Our final flashback of the day is a "hot" song, but it has no direct relation to summer ... or any season for that matter. But my iPod dealt it up in a shuffle playlist on Wednesday. And, between that happy occurrence and that day's scorching temperature, I got to thinking about hot summer songs. Now, Loverboy started their career as something of a new wave group -- really, just check out "Teenage Overdose" and "Little Girl" from their self-titled 1980 debut. But by their third album, Keep it Up (1983), they had fully developed their new wave tinged AOR sound. It was slick and polished, but still a very high energy pop rock. Keep It Up was released in November of 1983. Yes, I know, that's hardly the time to be thinking of summer music. But I received a cassette version of the album for my birthday in April 1984. Funny story: As my 16th birthday approached, my folks asked if there were any specific albums I wanted and I mentioned this one. My poor mother, however, immediately forgot this particular album title. When she went to a store to purchase it, she figured she had enough of an idea of the album title to get by ... but she was a little embarrassed to play the "name that album" game using the clues she had in mind. I don't want to put too fine a point on this, but just look at that album title, maybe even say it out loud, and you can probably imagine what she had in mind. ("Um, I'm looking for an album by some 'Lover' band? The album title kinda sounds like ... oh, I can't say it.") Anyway, our final flashback of the day is "Hot Girls in Love," which hit #11 on the Billboard Hot 100 and #2 on the Top Rock Tracks charts even with what is surely one of the sillier videos of 1983. (Really, guys? barrels and gas pumps?).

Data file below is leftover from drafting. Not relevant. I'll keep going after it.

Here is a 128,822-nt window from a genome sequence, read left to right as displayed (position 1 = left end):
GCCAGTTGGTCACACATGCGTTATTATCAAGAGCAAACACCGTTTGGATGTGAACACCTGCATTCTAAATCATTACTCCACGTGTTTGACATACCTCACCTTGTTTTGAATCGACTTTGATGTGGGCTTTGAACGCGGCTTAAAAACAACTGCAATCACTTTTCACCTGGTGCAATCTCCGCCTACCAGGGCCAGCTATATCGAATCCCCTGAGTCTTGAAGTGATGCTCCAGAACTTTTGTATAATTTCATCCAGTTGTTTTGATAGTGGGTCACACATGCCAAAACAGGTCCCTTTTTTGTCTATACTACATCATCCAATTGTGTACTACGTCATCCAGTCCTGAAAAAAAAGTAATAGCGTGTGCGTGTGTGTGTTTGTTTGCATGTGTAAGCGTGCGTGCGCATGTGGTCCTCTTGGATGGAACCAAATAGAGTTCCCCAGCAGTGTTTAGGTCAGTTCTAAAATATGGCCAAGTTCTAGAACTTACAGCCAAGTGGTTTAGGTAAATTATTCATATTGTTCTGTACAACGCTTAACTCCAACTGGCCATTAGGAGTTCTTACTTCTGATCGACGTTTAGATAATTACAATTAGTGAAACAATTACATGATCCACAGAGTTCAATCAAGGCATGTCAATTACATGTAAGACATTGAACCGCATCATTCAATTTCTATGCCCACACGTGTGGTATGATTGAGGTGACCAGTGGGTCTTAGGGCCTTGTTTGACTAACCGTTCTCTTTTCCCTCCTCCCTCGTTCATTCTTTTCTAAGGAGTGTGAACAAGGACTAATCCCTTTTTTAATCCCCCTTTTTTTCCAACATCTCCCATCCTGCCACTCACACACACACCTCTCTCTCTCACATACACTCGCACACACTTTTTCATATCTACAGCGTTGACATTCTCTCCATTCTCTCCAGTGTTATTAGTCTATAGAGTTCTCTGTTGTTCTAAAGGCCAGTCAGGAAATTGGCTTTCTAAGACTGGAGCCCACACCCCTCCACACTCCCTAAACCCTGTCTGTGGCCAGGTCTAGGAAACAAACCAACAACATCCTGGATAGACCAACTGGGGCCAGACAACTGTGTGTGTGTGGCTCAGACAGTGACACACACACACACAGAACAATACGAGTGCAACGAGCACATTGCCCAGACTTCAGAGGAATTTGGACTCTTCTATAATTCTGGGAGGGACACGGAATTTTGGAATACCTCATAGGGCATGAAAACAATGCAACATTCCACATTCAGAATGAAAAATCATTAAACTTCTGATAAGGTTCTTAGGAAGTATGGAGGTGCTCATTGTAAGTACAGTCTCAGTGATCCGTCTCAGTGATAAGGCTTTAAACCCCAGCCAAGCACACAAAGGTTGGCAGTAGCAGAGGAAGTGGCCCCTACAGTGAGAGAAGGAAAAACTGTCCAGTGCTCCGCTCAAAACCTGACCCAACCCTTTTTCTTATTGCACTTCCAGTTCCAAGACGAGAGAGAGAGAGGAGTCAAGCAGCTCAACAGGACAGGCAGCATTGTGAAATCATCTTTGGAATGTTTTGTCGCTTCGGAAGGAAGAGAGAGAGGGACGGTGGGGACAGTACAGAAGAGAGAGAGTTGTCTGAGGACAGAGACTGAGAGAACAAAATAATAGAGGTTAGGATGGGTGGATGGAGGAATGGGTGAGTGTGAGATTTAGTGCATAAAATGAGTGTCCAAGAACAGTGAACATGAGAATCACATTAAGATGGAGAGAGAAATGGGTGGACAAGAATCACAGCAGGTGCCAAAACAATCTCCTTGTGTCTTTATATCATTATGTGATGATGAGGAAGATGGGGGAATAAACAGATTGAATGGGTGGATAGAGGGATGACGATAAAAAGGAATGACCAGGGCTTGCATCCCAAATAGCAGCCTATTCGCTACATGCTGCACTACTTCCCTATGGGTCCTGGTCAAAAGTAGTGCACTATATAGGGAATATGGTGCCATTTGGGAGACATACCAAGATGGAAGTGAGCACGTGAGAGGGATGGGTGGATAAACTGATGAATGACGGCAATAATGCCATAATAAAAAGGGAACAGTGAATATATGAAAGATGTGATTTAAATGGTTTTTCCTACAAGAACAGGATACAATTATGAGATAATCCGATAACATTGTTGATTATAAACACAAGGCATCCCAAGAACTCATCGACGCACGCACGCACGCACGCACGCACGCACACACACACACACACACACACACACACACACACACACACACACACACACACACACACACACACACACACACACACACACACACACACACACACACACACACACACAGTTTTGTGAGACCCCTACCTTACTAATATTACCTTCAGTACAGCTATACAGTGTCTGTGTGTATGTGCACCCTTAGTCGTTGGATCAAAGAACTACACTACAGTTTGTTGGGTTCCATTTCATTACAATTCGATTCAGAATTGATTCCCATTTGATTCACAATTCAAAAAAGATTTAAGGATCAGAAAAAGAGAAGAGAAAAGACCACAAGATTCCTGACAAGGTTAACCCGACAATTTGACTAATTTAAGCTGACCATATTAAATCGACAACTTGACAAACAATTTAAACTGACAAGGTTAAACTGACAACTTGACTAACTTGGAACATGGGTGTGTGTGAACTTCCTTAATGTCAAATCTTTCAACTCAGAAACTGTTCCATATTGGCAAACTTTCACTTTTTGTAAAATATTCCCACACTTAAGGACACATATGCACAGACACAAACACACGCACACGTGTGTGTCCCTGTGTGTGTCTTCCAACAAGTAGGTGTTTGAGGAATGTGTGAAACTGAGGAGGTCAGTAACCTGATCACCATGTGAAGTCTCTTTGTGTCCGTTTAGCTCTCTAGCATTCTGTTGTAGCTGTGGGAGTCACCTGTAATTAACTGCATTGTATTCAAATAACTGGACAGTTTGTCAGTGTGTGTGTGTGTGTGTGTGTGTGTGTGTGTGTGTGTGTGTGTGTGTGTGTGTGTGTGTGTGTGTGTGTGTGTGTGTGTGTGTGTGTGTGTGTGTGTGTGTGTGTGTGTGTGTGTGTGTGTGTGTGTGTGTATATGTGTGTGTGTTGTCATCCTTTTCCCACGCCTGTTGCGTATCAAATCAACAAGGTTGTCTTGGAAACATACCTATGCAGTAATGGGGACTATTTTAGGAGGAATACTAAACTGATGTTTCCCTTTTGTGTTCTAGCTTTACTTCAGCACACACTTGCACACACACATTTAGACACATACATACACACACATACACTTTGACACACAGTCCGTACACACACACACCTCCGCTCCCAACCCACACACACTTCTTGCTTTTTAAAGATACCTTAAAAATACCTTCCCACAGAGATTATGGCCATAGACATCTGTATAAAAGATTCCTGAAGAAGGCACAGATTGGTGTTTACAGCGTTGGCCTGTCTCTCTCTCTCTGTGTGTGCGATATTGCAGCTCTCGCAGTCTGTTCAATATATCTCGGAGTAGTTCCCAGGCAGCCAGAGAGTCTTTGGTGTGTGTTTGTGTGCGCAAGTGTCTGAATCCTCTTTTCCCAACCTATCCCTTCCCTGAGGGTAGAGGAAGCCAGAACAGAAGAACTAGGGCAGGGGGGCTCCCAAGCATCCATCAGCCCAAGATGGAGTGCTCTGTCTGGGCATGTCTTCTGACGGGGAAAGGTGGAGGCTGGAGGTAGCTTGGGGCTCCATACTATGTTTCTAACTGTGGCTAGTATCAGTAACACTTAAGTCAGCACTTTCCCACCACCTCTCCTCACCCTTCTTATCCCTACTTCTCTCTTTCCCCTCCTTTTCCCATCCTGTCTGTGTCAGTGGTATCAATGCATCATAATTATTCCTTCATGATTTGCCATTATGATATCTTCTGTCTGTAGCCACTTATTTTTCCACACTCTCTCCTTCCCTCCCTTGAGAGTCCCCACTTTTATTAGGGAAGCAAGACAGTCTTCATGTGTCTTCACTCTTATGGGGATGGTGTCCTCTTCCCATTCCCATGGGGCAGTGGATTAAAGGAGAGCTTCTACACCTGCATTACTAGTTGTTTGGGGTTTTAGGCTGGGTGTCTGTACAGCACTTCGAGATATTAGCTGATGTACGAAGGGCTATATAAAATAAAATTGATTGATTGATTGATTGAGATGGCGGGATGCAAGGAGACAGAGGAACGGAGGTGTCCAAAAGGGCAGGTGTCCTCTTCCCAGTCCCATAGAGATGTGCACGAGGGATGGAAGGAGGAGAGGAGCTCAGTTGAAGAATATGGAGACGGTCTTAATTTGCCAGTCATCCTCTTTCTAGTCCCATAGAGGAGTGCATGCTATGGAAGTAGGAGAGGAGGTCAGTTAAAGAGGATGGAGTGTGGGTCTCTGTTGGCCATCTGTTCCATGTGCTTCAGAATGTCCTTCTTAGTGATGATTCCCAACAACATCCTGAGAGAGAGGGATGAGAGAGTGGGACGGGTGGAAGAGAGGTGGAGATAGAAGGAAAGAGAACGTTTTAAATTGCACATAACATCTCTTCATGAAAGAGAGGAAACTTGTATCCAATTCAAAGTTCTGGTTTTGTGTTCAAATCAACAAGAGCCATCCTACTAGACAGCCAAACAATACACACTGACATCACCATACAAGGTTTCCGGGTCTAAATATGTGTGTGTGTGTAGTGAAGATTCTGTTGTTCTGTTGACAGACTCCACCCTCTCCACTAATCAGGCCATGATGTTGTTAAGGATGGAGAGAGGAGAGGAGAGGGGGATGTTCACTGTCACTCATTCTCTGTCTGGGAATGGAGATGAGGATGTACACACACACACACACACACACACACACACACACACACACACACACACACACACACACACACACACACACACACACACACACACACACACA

Once again, I remind you that the rule of three applies when doing Flashbacks. As I've made my three offerings, that's all till next week. Dedicated 80s-philes can find more flashbacks in the archives. As always, your comments are welcome on today's, or any other, flashback post. And if you like what I'm doing here, please share the link with your friends. If, however, you don't like the flashback, feel free to share it with your enemies.
I'll see you in seven!